I’ve been in the healthcare IT industry for a little over 10 years now and I’ve noticed that 2005 feels alot like 1999 in terms of healthcare IT mindshare, reporting, and investments. I think much of the reason for the resurgence in health IT these days is due to President Bushâ€™s Spring 2004 call for the creation of electronic medical records (EMRs) for most Americanâ€™s within 10 years.
I was a co-founder of a healthcare dotcom that started in ’98 and was sold back in 2001 (we ran out of money). Things looked bleak from 2001 through 2003 for healthcare IT but according to a Kalorama Information report entitled The U.S. Market for Clinical Information Systems we look pretty good for the next 10 years.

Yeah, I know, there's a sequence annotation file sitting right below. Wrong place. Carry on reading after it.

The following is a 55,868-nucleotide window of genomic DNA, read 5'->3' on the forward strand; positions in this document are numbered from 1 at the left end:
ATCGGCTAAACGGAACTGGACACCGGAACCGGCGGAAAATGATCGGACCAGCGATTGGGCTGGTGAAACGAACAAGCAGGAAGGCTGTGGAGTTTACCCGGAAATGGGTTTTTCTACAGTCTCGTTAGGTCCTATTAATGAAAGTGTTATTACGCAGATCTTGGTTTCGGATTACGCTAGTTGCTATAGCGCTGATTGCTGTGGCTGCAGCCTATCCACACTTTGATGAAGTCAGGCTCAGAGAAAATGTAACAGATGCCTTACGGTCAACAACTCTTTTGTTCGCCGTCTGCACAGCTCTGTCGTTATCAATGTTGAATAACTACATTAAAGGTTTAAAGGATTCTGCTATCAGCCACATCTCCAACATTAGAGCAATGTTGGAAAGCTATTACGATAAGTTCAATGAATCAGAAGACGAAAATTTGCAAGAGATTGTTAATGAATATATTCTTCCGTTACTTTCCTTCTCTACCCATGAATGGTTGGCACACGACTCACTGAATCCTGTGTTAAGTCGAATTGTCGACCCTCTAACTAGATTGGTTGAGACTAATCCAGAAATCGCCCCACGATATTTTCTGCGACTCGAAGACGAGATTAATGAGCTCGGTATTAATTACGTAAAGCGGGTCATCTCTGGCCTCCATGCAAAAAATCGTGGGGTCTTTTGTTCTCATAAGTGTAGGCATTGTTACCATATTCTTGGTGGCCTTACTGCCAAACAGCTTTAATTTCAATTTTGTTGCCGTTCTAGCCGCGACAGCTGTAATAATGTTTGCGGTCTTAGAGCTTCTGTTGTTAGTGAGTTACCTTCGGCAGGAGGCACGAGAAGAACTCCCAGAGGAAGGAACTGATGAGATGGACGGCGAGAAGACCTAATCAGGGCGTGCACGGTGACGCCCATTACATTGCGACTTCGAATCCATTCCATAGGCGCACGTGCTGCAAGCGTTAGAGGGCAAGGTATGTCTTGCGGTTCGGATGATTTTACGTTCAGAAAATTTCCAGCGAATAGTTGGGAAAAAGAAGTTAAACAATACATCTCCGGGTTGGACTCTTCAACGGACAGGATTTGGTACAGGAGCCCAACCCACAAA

According to Kalorama:
Between 10% and 15% of hospitals in the U.S. already have some form of a simple clinical IT system, such as a CPOE (computerized physician order entry) record systems, according to The U.S. Market for Clinical Information Systems. However, this new report predicts that even if only 15% to 20% of hospitals move toward adopting complete, â€œinteroperableâ€? data management systems, a multi-billion dollar market opportunity for the IT industry would be created.
As we all know, the basic costs for a hospital to automate simple administrative and clinical data can range from a few million dollars to $50 million, depending on the size of the hospital and the deployment and integration strategy. If the Kalorama report is to be believed, the healthcare IT market could top $40 billion by the end of this decade. Not a bad industry to be in right now.